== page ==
I’d be the first to admit Republicans are not perfect. But, it’s equally true that Rev. Spearman does not have a monopoly on ‘doing God’s bidding.’ There’s a missing piece in Rev. Spearman’s commentary – a bit of old-fashioned virtue that can make all the difference: Humility.
Like a hurricane roaring across the Gulf of Mexico in August, the rhubarb in Raleigh over the ‘Read to Achieve Program’ appears to be building strength rather than waning.
A couple of years back, Senator Phil Berger drew a line in the sand by passing a bill that stated a simple principle: Children in the third grade had to learn to read before they could be promoted to the fourth grade.
In addition, Senator Berger gave local school boards $72 million to set up ‘Reading Camps’ to help struggling children.
All that was simple enough – and made common sense.
But, now, Superintendent of Public Instruction June Atkinson says that holding a child back just because he or she can’t read is just plain wrong – that it is “a 20th-century artifact.” And that we should promote children even if they can’t read.
Here we have a clear philosophical divide, and a pretty wide one. If a third grade child can’t read, should they be promoted?
The easier path is the one Secretary Atkinson is advising. But is it the best path?
Personally, I agree with Phil Berger. Let’s get children who’re having trouble reading extra help, but let’s stick to our guns – requiring third graders to read is the tougher path but in the long run it’s the better path.
How this debate will be resolved will tell us something about the future of education in our state. Will politicians and bureaucrats continue to talk a lot about standards – but let the education establishment off the hook ? Or will we require responsibility and accountability from the people who educate our children?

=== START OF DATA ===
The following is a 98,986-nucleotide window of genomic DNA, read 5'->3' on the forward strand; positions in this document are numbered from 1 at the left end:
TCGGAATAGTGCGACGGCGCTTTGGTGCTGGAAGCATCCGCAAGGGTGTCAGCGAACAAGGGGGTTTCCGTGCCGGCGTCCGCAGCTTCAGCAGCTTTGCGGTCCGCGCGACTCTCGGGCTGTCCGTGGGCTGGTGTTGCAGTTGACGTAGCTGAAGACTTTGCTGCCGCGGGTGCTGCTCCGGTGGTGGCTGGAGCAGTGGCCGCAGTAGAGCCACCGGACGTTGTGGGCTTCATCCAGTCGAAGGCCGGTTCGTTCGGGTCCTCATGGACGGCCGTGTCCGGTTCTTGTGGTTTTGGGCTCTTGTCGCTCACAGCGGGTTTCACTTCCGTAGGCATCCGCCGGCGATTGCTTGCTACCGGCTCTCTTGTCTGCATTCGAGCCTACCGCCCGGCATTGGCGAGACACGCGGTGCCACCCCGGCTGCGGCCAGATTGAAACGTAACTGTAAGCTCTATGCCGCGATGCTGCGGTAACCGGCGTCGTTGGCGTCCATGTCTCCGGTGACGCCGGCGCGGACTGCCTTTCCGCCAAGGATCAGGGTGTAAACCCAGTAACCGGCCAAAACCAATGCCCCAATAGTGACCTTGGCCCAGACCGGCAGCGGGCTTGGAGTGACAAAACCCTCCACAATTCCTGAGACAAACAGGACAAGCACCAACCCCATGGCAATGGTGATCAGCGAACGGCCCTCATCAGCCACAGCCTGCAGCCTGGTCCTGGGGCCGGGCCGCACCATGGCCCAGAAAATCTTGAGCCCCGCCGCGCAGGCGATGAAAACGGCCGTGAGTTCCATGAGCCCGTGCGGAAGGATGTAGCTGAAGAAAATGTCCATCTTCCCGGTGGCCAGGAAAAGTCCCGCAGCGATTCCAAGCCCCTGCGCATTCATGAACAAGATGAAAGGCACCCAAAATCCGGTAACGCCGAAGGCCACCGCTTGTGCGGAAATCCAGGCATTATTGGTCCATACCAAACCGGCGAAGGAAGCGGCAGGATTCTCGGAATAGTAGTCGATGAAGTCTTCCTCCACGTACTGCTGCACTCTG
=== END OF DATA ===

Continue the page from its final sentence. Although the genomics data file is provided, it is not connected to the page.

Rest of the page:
Contrary to much of what passes for public debate these days, this topic has an unusual degree of clarity. So pick your side and join the debate. Every leader should speak out. I’ll start by paraphrasing the late Senator Jesse Helms and asking the leader of the Democratic Party, Where do you stand Roy?
Building Demolition Cost Reduction on “Catawba Communities”
One thing is clear about our current political system – it rarely works. Washington is a prime example. But there are examples in Raleigh as well.
Broken politics are bad enough when adults pay the price for politicians’ foibles, but when bureaucrats use third graders as political pawns, political shenanigans take on a whole new meaning.
Here’s an example: In the 2011-12 Budget the General Assembly implemented the Read to Achieve program. What the bill did was simple: It said children in the third grade needed to be able to read at a third grade level before they could be promoted to the fourth grade. That was straightforward enough – it simply laid down a marker. It didn’t require that 8-year-olds take complex batteries of statewide tests. In fact, it didn’t require any statewide testing program at all. A child’s teacher could make the decision.
And that’s where it stood until the bureaucrats at the Department of Public Instruction (and local school boards) got into the act and turned a simple goal into a complex system of tests upon tests upon micro-tests – that all landed squarely on the heads of 8-year-olds.
The Department of Public Instruction started informing local school boards that reading proficiency could be measured in five ways:
1. Pass the Beginning of Grade Test.
2. Pass the End of Grade Test.
3. Pass the state developed alternative test.
4. Pass a State Board of Education approved test, developed at the local level.
5. Pass (at a 70% rate) the 36 passages in the student portfolio.
Now, bear in mind, the General Assembly didn’t mandate all these tests. But, nonetheless, some local school districts proceeded to require third graders to take a barrage of multiple tests.